Start by dissolving the yeast in 1/4 cup of warm water in a small bowl. The water should be very warm but still comfortable to the touch (about 110 F/43 C). If the water is not warm enough it will not activate the yeast however if it's too hot it could kill the yeast. Cover and allow to foam for about 10 minutes.
In a large bowl, whisk together 3/4 cup of warmed 2% milk (about 110 F/43 C) and 5 tbsp of unsalted, softened butter until the butter melts and dissolves.
Then whisk in the sugar, egg, egg yolk, salt, cinnamon, yeast mixture and 3 cups of flour (1 cup at a time). After the first cup of flour switch from a whisk to a large wooden spoon. Of course if you have a stand mixer that will work great too. Form a soft ball of dough (don't knead it just yet).
Place the dough in a large, lightly oiled bowl and turn the dough to lightly grease it all over. Cover and let stand in a warm, draft-free place for about an hour or until the dough doubles in size.
Punch down the dough to release excess air built up during the proofing process.
Turn the dough out onto a lightly floured surface and knead 8 times. The key is not to overwork the dough or you will end up with chewy donuts. Divide the dough in half and roll into two even-sized balls.
Use a rolling pin to flatten each ball of dough to about 1/4" thickness. Use the rim of a glass or a round-cutter to cut out as many rounds of dough as you can. Roll out the excess dough to cut out more circles. This recipe will yield about 30 circles which will make 15 sufganiyah.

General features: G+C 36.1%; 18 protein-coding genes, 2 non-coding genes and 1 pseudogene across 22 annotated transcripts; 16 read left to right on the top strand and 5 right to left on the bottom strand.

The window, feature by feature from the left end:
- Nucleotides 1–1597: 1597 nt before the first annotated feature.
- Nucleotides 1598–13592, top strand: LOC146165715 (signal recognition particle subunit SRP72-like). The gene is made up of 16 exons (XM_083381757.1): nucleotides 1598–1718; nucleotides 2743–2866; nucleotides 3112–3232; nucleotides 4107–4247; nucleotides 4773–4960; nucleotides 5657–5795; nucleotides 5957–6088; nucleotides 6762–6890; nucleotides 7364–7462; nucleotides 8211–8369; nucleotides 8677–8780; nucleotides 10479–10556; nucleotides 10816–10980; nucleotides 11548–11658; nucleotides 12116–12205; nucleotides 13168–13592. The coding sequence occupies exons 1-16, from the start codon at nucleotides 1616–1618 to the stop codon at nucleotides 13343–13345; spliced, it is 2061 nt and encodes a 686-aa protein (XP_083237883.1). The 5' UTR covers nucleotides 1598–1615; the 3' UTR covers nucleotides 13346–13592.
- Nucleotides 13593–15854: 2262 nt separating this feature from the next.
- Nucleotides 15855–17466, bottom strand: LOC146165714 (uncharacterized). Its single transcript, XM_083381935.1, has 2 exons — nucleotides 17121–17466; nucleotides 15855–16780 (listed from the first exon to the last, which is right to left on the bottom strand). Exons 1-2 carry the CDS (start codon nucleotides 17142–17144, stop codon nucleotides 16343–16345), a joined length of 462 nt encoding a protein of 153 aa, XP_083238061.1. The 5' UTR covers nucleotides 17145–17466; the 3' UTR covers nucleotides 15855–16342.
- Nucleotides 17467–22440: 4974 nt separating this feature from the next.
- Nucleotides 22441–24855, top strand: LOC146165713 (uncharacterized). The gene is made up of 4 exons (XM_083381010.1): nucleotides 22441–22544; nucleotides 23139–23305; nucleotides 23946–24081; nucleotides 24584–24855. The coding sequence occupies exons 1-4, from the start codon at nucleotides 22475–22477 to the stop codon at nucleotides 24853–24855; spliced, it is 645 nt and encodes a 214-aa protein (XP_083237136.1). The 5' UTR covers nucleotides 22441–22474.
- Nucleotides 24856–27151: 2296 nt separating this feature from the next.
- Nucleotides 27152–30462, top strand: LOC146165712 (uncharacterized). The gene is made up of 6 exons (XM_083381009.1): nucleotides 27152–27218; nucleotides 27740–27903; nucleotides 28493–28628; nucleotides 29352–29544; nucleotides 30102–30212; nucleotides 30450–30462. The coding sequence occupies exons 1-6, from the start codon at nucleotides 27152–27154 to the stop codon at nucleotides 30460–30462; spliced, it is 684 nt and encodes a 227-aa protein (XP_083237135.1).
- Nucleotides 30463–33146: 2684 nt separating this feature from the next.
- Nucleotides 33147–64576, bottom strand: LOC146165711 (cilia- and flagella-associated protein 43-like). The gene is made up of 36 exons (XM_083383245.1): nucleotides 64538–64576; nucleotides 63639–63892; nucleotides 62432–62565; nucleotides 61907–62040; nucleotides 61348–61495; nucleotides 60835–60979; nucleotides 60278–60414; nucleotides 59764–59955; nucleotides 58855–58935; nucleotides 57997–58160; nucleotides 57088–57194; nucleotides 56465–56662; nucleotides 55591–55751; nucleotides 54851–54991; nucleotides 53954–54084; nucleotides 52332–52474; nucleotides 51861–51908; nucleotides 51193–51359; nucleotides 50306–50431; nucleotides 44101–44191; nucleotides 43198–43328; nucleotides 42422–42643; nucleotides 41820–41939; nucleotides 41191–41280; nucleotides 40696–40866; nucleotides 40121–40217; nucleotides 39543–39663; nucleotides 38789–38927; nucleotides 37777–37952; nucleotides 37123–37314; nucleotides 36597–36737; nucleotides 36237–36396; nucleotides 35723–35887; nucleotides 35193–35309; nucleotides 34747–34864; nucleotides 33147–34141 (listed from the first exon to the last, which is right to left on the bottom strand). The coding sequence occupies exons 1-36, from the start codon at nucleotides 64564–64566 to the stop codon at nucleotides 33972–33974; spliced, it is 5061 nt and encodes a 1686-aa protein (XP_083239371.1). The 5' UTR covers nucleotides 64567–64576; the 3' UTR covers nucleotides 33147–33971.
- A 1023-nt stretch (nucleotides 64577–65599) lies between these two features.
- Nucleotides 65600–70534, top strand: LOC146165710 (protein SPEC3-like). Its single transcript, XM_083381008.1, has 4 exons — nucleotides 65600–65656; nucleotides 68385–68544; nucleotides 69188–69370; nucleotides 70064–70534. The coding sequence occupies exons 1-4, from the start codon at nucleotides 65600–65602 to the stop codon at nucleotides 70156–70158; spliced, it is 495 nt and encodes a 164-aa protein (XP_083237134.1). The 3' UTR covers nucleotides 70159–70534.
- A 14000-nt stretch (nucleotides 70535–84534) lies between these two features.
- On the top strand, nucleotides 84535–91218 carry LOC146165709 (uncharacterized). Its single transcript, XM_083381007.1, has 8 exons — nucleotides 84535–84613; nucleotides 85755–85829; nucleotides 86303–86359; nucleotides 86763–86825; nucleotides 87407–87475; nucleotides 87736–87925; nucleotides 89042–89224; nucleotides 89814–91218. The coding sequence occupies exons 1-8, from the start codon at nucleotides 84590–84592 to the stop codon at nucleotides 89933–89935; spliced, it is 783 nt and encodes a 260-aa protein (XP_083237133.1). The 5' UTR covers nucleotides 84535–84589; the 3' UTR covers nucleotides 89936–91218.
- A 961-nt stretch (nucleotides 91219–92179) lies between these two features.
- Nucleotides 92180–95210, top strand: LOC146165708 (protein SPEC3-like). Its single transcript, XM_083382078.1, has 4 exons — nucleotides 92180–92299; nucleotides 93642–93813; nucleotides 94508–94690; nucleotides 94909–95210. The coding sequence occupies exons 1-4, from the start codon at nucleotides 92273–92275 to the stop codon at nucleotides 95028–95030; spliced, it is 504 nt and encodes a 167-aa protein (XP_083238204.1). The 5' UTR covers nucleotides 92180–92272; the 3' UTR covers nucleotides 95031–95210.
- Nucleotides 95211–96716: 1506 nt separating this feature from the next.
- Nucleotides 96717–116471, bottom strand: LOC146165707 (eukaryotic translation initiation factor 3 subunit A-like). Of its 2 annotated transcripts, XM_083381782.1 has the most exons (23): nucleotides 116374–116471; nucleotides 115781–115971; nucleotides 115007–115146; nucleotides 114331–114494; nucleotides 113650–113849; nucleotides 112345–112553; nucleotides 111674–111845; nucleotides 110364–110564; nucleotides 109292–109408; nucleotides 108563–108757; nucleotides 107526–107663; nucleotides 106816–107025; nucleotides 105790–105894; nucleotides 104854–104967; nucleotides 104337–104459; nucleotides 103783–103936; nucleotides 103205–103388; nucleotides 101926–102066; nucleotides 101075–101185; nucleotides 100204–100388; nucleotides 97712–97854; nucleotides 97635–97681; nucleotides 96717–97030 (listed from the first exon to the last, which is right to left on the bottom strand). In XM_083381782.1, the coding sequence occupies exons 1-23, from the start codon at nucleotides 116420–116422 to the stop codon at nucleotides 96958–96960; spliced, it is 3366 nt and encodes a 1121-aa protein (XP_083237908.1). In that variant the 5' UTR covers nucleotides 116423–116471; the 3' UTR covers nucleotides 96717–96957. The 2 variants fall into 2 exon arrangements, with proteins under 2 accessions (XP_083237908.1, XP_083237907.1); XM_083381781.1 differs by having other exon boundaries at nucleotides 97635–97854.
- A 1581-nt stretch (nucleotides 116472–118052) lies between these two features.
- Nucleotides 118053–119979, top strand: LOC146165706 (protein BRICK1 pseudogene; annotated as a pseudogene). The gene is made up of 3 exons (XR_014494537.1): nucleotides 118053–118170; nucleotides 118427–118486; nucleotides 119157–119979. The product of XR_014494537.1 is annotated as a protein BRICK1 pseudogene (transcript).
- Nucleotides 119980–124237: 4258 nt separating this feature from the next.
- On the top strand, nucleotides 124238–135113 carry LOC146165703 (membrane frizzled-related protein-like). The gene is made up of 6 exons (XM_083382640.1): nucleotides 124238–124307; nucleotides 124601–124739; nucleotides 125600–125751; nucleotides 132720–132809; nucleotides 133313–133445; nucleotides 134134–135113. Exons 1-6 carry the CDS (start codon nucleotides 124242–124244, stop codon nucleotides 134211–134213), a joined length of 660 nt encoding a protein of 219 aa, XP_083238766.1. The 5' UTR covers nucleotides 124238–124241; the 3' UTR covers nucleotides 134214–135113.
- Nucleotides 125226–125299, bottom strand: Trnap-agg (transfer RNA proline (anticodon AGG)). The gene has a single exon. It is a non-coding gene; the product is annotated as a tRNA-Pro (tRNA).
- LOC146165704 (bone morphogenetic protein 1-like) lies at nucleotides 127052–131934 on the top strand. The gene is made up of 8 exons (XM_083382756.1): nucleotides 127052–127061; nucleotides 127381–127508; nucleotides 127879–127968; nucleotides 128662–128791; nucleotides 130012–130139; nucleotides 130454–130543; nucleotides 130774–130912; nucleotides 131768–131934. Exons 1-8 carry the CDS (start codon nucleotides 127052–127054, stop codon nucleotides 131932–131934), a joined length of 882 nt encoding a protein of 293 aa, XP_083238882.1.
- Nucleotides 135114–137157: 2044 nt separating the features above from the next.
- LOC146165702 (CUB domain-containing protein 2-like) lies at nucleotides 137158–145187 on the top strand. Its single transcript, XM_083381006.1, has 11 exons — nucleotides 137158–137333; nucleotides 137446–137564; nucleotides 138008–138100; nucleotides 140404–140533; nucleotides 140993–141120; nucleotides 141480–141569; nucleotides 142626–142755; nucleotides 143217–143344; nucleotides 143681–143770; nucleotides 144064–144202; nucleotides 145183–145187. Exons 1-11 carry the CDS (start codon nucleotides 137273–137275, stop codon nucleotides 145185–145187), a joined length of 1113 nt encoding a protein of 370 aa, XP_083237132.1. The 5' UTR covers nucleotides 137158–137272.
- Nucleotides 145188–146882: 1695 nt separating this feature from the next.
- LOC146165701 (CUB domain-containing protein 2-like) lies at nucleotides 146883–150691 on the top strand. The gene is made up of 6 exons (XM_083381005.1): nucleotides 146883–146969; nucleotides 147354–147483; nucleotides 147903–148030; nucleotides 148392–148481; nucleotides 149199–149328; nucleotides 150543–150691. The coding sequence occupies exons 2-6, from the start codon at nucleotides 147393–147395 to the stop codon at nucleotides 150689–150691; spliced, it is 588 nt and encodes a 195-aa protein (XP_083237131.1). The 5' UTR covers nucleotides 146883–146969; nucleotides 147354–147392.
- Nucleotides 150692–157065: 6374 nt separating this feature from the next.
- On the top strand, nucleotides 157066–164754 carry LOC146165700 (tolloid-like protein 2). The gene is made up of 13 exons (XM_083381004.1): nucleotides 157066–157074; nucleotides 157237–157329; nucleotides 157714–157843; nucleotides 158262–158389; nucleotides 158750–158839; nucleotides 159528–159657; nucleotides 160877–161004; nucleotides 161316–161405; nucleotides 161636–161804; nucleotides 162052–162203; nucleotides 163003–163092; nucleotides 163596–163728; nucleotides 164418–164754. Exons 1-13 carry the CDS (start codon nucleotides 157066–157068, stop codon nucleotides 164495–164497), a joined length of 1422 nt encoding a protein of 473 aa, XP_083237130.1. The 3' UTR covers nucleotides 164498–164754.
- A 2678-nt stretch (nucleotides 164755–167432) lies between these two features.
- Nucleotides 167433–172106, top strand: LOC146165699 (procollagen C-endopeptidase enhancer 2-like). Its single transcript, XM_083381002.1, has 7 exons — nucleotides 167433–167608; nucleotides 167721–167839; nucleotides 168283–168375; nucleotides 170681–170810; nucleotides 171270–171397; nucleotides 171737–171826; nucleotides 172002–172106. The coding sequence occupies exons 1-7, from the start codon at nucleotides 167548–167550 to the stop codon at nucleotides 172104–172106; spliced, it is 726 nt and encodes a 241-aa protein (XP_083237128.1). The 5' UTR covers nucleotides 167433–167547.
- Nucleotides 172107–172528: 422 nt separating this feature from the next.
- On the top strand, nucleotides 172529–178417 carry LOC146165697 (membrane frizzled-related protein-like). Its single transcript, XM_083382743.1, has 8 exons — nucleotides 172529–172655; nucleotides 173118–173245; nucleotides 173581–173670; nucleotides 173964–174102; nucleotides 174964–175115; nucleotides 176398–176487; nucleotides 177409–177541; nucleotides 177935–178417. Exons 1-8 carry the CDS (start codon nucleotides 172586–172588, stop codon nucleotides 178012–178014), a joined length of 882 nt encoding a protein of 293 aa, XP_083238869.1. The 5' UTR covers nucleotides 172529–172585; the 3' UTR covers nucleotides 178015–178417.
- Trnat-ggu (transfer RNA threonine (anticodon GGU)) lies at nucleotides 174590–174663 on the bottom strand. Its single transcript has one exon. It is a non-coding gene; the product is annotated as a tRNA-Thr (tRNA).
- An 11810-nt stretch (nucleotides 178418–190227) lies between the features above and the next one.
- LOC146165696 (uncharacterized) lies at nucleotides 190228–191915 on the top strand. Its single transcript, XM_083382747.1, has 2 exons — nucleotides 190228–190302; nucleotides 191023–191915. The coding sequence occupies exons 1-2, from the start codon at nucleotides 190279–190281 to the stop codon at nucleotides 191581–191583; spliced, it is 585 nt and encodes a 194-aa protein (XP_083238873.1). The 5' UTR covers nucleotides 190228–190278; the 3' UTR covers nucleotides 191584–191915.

Pipe or spoon 1/2 tsp of both peanut butter and jelly in the middle of half of your circles.
Lightly brush the edges with egg white and then use the other half of the circles to seal the peanut butter and jelly. Use your fingertips to seal the edges all the way around. Give the sufganiyah a soft pat to even out the bump when you're done.
Arrange the sufganiyah on a greased baking tray and cover with a damp towel. Let stand in a warm, draft-free place and allow to double in size again (about 45 minutes to an hour).
Heat 2 inches of oil to about 360 F/182 C. Fry the doughnuts, a few at a time, for 1-2 minutes or until golden brown on each side.
When done, drain on paper towels and allow to cool slightly.
Then lightly coat the suganiyah in powdered sugar. You can roll the doughnuts in the powdered sugar but I personally think they look a little more sophisticated if you lightly let the it fall like snow over the sufganiyah through a fine mesh sieve.
These are best served warm. They seem lighter, more flavourful and the peanut butter and jelly will be warm and runny. However if you have any leftover after they've cooled or are making these in advance for something, let them cool to room temperature and store them in an airtight container. Try to consume within a day. They're beautiful and delicious but don't stay fresh for much longer than that.
These are so good! I made them with a friend of mine and then I took the leftover ones into work today and they were a huge hit. I mean, who doesn't love doughnuts? These are a great Hanukkah treat but you can enjoy them any time of year. Kids will especially love these. They're like little fried PB&J sandwiches. I'm already looking forward to making these again and you will too.
Happy Hanukkah to you and yours!